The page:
A rail boss slammed for kicking passengers on a busy train out of first class before spreading across two seats used to run a fish and chip shop, MailOnline can reveal.
Long before he came to public attention for the wrong reasons, Mark Boon, 48, owned the popular Mermaid Fish Bar in Finchley, north London.
Earlier this week, the operations manager for Southern Rail’s parent company Govia Thameslink faced the wrath of hot and bothered commuters when he was seen ushering people back into economy on a Southern Rail train to London Victoria.
A photo of Mr Boon posted by hairdresser Emma Fitzpatrick showing him using a first class seat for his bag and jacket went viral online, prompting further fury.
He hit back, saying that he was trying to guide passengers to seats elsewhere, but that didn’t stop thousands from sharing their outrage on Twitter following months of delays and strikes on the line.
Amid accusations of arrogance, MailOnline can disclose Mr Boon’s more modest background.
Rail boss Mark Boon, who was slammed for kicking passengers on a busy train out of first class before spreading across two seats (pictured above), used to run a fish and chip shop, MailOnline can reveal
MailOnline can reveal that he ran the Mermaid Fish Bar in North Finchley (above left) for four years between 2009 and 2013 and was popular locally
Mehrdad Kayedpour, who now runs the chip shop, described how he’d been well loved in the community when he’d run the popular chippy, originally established in 1932
Brought up in Merthyr Tydfil, south Wales, he worked for National Express and TfL before running and owning a ‘family catering business’, according to his Linkedin profile.
He ran the Mermaid Fish Bar for four years between 2009 and 2013.
Mehrdad Kayedpour, who now runs the chip shop, described how he’d been well loved in the community when he’d run the popular chippy, originally established in 1932.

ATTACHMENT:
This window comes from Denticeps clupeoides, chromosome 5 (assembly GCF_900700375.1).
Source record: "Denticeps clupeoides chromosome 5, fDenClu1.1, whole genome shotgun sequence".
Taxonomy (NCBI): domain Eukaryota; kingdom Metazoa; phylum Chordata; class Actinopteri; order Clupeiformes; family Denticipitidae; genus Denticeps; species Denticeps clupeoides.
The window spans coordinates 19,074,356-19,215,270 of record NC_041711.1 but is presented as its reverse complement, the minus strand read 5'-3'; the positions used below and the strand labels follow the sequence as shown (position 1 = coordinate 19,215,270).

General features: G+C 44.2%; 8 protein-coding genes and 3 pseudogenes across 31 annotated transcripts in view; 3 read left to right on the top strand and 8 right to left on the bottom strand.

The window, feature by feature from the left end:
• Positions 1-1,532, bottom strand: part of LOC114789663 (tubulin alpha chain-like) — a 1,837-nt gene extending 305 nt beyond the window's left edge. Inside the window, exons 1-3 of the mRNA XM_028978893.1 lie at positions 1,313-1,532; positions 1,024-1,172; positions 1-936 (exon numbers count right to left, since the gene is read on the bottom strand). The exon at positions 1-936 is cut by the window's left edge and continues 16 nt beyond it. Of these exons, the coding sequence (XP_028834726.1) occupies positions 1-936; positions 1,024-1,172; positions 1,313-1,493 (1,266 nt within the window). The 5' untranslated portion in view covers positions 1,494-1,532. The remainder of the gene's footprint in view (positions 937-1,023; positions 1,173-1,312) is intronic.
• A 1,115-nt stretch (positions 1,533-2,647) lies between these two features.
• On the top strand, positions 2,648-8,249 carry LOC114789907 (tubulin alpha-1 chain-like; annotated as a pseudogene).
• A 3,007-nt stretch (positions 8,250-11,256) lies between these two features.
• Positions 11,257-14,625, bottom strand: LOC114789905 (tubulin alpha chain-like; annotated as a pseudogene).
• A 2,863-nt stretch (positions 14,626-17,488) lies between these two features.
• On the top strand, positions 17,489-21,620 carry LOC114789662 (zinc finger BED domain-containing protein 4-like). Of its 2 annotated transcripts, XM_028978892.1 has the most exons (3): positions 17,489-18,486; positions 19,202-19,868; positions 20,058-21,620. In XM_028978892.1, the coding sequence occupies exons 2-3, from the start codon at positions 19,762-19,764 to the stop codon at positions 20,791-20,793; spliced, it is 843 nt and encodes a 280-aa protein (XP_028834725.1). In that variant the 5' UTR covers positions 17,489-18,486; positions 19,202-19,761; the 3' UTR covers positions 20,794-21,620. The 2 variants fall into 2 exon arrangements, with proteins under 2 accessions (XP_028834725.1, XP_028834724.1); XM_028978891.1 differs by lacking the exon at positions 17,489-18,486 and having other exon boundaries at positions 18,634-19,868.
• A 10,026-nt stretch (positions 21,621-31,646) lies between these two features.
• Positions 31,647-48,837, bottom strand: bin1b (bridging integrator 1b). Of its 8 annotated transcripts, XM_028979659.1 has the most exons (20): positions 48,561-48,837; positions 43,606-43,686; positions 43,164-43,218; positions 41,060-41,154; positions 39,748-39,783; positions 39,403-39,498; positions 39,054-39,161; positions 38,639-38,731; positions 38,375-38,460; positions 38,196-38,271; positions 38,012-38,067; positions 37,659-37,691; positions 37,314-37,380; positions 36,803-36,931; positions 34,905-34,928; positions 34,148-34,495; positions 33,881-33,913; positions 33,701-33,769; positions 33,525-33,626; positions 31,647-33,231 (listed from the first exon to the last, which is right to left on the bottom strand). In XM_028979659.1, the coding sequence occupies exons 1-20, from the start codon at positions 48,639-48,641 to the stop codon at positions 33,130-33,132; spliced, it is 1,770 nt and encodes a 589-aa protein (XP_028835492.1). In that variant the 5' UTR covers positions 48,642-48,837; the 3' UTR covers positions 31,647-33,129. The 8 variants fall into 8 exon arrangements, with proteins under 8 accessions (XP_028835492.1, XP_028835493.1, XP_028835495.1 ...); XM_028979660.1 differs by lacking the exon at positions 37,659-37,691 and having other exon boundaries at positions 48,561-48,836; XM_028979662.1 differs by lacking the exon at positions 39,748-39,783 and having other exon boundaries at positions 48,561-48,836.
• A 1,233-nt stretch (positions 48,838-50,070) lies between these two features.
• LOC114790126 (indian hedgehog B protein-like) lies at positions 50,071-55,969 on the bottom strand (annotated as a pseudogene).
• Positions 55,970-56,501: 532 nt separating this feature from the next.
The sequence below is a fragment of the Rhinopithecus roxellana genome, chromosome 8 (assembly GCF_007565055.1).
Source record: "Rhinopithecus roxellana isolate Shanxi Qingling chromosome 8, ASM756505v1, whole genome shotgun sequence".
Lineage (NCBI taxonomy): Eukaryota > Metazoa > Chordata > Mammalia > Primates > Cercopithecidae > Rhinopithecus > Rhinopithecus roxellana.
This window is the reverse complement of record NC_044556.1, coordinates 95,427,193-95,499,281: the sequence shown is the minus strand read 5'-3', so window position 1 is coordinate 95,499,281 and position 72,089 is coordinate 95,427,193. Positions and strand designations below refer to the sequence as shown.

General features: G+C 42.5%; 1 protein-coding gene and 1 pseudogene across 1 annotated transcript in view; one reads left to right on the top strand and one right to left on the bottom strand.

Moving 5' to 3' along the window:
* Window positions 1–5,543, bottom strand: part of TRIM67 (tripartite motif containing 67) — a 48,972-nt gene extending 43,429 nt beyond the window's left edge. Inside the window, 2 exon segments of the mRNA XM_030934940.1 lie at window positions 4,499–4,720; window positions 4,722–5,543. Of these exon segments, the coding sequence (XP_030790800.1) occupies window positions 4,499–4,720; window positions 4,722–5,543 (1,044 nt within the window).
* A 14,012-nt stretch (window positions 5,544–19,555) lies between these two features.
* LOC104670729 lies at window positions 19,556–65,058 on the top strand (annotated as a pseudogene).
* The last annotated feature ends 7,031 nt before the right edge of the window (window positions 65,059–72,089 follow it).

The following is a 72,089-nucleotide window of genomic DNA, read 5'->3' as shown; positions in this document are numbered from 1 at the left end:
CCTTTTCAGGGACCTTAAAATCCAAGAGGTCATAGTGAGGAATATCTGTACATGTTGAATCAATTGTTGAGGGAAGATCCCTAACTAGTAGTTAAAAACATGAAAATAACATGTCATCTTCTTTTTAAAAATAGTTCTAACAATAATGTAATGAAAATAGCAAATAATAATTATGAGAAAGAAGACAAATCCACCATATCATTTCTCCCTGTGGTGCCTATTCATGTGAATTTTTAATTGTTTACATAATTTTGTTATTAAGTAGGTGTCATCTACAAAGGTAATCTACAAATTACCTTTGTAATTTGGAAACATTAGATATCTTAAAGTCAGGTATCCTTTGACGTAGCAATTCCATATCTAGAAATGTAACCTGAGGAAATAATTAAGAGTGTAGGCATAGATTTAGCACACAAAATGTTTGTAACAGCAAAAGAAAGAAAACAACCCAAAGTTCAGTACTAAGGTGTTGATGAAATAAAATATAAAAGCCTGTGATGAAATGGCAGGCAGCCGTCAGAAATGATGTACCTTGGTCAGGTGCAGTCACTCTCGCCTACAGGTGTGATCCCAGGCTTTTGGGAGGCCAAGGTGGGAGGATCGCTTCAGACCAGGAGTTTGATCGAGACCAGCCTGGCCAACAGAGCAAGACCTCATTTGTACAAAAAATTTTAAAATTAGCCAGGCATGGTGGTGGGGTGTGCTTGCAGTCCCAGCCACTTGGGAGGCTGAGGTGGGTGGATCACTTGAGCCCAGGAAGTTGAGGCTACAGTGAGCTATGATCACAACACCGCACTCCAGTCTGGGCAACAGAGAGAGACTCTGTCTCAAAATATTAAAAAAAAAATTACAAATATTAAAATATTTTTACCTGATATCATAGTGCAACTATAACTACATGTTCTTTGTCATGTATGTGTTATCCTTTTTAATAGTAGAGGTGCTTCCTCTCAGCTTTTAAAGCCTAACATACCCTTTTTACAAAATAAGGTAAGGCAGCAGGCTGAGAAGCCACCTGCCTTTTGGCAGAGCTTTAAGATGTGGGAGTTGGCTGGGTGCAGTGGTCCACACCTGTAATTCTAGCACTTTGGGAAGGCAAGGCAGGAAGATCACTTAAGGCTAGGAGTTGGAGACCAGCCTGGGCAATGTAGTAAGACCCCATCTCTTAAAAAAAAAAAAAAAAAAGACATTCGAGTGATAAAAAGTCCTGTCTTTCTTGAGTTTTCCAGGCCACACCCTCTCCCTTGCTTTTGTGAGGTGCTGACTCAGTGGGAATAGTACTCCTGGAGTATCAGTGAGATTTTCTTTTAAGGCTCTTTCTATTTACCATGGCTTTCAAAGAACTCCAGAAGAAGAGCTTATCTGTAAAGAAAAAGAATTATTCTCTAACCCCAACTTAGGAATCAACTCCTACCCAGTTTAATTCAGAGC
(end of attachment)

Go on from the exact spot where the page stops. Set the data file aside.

He said: ‘He lived in the flat above the shop. I met him a couple of times when we took over the lease from him.
‘Customers came from all over, from as far afield as Camden, to have his fish and chips. This place was packed out on a Friday.
‘We still get people coming from miles away now. He was really well liked local businessman around here too.
‘But he suddenly vanished and no one knew where he went on to. We all thought he was working for London Underground.’
Mr Kayedpour said customers came from all over north London to have Mr Boon’s fish and chips
In an article for local newspaper The Archer in 2011, Mr Boon said his favourite part of running a north London family chip shop was ‘getting to know his customers’
In an article for local newspaper The Archer in 2011, Mr Boon said his favourite part of running a north London family chip shop was ‘getting to know his customers’.
His father and grandfather both worked in the same line of business in south Wales, the article said.
‘What I like about the business is that I’m my own boss and I can get to know the customers. We have a lot of local trade and customers come from as far as Mill Hill and Muswell Hill.
‘My parents were up visiting a few weeks ago and they’re very proud of what we’ve done here.’
The article was published after his shop was awarded five stars by the Food Standards Agency and he won the Frymax Gold Standard Award for food quality.
The furore over the train seats began when Ms Fitzpatrick, from Croydon, South London, said she joined the train mid-route before it terminated at London Victoria.
The 33-year-old said that Mr Boon had a ‘really awful manner’ as he ‘dismissively’ turned passengers away from approximately 10 empty first-class seats on the train.
Earlier this week, a photo of Mr Boon posted by hairdresser Emma Fitzpatrick showing him then taking up two seats in first class – including one for his bag and jacket – went viral online, prompting fury
Emma FitzPatrick tweeted this message with the photo after being shocked by his actions